Aside from their common roots in the fantastic mode, there is little overlap between decadence and sf (Baudelaire was the antitype of Jules Verne); yet Stableford’s critical predilections suggest that the two genres may have a common appeal. He would probably account for it by the affinity of both for the discourse of anti-Romanticism. The Decadents thought that the veneration of Nature was stupid: Stableford comments, "it was and it is. While they had to live with the legacy of Rousseau, we have to live with a growing Ecological Mysticism which is … the parent of an indiscriminate hostility to exactly those aspects of technological progress which might yet save us from the filthy mess we are making of the world" (135). Barbey d’Aurevilly thought that the Decadent’s ultimate choice was between suicide and the foot of the cross; Stableford with glorious perversity believes that a decadent worldview conduces to mental health via the annihilation of religion and the end of its dogmatic hijacking of moral philosophy.

The critical anthology Perennial Decay collects fifteen essays by specialists in decadent literature under four headings: "Defining Decadence," "Visualizing Decadence," "Identifications of Decadence and Decadent Identities," and "Decadence, History, and the Politics of Language" (the last two are catchalls). There is no overall thesis to the collection, unless it is that the disapprobation of Max Nordau has unwarrantedly continued to infect the analysis of decadence; one hesitates to identify as a thesis the editors’ proposition that as a self-questioning, transgressive, subversive, anxious, troubling body of texts, decadent literature "continues to hold a mirror up to the concerns and anxieties of our own fin de siècle" (27). The standard of the essays and of the editing, however, is above average in a collection of this kind.

There is one outstanding essay in each of the four sections. In the first, Michael Riffaterre’s "Decadent Paradoxes" specifies the paradox as the defining trope of decadent writing (against Romanticism in particular). He then gives examples of three kinds of paradox—metalinguistic, thematic, and intertextual—from Huysmans, Baudelaire, and others. In Against Nature, for example, Des Esseintes’s desire for natural flowers that look like fakes is a metalinguistic paradox: here the Romantic idea of a natural beauty that outshines anything artificial is first inverted into an elementary paradox, in which the artificial is preferred to the natural. Then comes the "more perfect paradox, as it in is the very heart of nature that he verifies the law of artifice" (67): bored with artificial flowers, Des Esseintes desires natural flowers that look like fakes. Riffaterre’s essay, with its description of the two-stage transformation in the decadent paradox, would seem to offer an important theoretical key to unlocking the linguistic strategies of Oscar Wilde.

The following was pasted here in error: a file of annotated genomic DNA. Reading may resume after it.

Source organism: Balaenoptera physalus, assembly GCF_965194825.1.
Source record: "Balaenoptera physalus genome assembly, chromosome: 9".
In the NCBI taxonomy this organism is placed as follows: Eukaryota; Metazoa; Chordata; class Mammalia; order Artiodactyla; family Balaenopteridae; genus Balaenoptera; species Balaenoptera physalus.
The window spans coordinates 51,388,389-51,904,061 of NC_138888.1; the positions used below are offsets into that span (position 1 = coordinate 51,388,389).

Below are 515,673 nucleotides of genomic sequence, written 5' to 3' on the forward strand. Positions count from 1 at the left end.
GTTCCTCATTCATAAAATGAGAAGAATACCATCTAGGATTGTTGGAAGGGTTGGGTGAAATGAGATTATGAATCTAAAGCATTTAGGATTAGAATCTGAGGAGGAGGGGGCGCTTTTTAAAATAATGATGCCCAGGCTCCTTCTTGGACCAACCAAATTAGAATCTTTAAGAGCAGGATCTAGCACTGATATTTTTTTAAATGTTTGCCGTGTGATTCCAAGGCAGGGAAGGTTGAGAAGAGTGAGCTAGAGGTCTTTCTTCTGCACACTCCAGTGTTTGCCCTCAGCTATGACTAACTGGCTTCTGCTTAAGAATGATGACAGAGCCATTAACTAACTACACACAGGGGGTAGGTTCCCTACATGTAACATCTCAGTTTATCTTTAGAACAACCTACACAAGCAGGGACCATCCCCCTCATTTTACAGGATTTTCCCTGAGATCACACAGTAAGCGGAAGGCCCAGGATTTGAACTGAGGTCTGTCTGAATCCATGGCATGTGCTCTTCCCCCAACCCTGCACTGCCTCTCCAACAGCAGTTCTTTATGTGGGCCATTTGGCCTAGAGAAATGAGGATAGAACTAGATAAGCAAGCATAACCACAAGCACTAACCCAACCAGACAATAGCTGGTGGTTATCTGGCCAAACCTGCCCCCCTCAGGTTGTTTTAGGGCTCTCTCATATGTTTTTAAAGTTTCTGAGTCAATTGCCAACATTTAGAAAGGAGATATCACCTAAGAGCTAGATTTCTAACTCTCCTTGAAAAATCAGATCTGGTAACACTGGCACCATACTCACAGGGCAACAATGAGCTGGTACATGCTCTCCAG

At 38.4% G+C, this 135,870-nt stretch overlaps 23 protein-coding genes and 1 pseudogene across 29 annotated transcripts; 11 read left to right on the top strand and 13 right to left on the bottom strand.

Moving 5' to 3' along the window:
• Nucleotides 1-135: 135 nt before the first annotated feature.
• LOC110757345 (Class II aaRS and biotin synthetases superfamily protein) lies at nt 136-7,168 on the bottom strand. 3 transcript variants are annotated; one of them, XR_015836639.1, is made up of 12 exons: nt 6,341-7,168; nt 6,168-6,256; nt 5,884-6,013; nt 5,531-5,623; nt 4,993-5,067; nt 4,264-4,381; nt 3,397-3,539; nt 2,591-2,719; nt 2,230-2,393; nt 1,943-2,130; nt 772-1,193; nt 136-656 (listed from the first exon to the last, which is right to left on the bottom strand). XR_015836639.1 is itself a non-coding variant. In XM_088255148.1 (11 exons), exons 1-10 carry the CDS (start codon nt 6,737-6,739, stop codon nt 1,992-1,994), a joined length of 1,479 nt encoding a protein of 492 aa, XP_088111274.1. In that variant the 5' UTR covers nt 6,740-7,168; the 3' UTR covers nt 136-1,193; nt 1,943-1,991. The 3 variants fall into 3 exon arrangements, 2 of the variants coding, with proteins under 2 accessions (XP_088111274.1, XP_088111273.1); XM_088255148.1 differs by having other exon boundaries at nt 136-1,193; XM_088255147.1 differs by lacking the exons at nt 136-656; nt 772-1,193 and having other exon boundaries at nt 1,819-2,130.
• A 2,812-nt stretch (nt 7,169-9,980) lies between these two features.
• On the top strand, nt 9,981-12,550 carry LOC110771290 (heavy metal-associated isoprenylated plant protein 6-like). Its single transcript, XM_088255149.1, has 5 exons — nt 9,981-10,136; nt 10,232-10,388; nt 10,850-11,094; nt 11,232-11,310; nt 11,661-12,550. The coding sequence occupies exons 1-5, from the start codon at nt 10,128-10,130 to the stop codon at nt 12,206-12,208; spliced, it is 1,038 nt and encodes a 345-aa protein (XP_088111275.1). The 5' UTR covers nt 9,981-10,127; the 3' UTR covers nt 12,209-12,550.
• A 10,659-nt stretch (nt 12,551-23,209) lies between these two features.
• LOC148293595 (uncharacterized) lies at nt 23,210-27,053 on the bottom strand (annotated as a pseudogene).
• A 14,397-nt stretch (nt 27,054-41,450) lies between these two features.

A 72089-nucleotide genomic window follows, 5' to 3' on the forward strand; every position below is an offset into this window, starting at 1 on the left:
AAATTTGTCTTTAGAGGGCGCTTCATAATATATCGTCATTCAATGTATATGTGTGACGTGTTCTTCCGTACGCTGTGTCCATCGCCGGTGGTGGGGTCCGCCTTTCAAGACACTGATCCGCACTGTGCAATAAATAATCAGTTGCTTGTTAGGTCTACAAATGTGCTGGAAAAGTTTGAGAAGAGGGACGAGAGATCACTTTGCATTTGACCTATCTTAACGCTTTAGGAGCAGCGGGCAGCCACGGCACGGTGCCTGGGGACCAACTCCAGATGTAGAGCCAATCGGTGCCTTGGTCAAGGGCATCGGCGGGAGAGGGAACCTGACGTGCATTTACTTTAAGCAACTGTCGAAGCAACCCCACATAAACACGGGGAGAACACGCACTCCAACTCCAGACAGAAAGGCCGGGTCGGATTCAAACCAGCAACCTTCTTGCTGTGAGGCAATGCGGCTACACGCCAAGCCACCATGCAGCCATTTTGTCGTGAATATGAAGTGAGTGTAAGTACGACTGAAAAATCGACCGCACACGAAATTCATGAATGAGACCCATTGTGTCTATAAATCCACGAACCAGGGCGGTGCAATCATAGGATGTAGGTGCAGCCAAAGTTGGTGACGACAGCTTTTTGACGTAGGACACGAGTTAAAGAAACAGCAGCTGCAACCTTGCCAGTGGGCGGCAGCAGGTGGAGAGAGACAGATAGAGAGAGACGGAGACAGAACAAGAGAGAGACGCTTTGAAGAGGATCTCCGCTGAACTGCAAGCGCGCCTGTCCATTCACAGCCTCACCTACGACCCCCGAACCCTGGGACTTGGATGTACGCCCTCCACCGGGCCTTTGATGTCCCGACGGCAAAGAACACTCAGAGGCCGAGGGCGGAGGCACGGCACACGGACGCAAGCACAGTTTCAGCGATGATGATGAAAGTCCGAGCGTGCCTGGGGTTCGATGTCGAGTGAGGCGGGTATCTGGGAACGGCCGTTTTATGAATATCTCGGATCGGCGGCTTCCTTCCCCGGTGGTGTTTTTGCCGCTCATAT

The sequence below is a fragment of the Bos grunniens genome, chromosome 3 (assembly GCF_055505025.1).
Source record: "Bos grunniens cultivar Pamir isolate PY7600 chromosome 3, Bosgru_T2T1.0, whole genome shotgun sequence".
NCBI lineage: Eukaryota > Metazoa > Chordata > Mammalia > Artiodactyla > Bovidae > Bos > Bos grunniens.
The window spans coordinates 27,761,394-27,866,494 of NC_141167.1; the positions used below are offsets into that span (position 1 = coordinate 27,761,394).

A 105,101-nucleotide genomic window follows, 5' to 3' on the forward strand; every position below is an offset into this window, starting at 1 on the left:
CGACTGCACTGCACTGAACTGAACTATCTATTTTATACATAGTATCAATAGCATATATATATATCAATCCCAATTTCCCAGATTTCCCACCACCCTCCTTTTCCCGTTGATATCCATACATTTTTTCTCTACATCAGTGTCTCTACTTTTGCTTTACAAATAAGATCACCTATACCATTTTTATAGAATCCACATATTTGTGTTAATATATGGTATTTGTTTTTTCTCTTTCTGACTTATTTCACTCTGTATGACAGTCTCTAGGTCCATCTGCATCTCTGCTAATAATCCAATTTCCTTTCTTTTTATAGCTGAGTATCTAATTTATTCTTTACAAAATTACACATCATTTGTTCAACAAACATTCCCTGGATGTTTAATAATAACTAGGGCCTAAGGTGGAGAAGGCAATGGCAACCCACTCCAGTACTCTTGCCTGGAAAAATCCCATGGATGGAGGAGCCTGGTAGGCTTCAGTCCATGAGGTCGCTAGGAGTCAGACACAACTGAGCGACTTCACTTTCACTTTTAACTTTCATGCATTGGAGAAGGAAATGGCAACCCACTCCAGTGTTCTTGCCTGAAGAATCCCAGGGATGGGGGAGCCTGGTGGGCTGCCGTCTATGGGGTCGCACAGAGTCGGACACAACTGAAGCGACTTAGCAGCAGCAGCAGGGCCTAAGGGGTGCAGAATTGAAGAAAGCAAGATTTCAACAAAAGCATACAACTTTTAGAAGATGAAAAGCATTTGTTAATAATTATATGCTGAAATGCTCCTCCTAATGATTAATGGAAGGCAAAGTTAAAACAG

From the second section, Marc A. Weiner’s "Opera and the Discourse of Decadence: From Wagner to AIDS" traces the nexus of associations between opera, disease, and sexual deviance and examines the idea that "gay men have a purportedly special or privileged affinity with opera" (123). It also brings wittily and effectively into its embrace such apparently disparate elements as Wagner’s anti-Semitism, Jonathan Demme’s 1993 movie Philadelphia, and the reason the Metropolitan Opera needs to package its broadcasts with "inane trivia quizzes" (133). From the third section, Melanie C. Hawthorne’s "‘Comment Peut-on Être Homosexuel?’: Multinational (In)Corporation and the Frenchness of Salomé," is a fascinating literary-historical meditation on the fin-de-siècle association, in various European nations, between sexual deviance and foreignness. Hawthorne is not afraid to question many of the received ideas relating to this notion, including Foucault’s pronouncement that the homosexual became a species around 1870, the title of the notorious yellow book under Wilde’s arm as he was arrested at the Cadogan Hotel, and the reason Wilde wrote Salomé in French. From the final section, Jennifer Birkett’s "Fetishizing Writing: The Politics of Fictional Form in the Works of Remy de Gourmont and Joséphin Péladan" is a very suggestive study of two representative decadents, one who made a fetish of Art, the other of Religion. Yet both "would rather, with the fetish, embrace the Oedipal symbolic, the familiar source of terror and pain" than contemplate the truly subversive "Mallarméan alternative" (273), the rupturing voyage to the frontier of representation.

Susan J. Navarette’s The Shape of Fear concerns itself with the sudden emergence of a modern horror literature at the fin de siècle, and how its creators were "anatomists of the imagination" (44) inspired by post-Darwinian ideas of devolution and entropy. Nature’s mask had seemed to slip, and many of the well-chosen illustrations in the text—Ensor’s and Rops’s grinning skulls, Beardsley’s abortions, Victor Hugo’s uncanny blottesques—manage to convey the hideous vraie vérité of the decadents. That is to say, the images exemplify the decadent strategy, in distinction to the crude verities of realist writers or the escapist fantasies of romancers, of exposing the "real truth" of what lies under nature’s beautiful facade. In this sense, then, the decadent’s antipathy to Nature, Kurtz’s last cry "The horror! The horror!," and the literal dissolution of Helen Vaughan in Arthur Machen’s The Great God Pan (1894) can all be credibly viewed as emerging from the same epoch.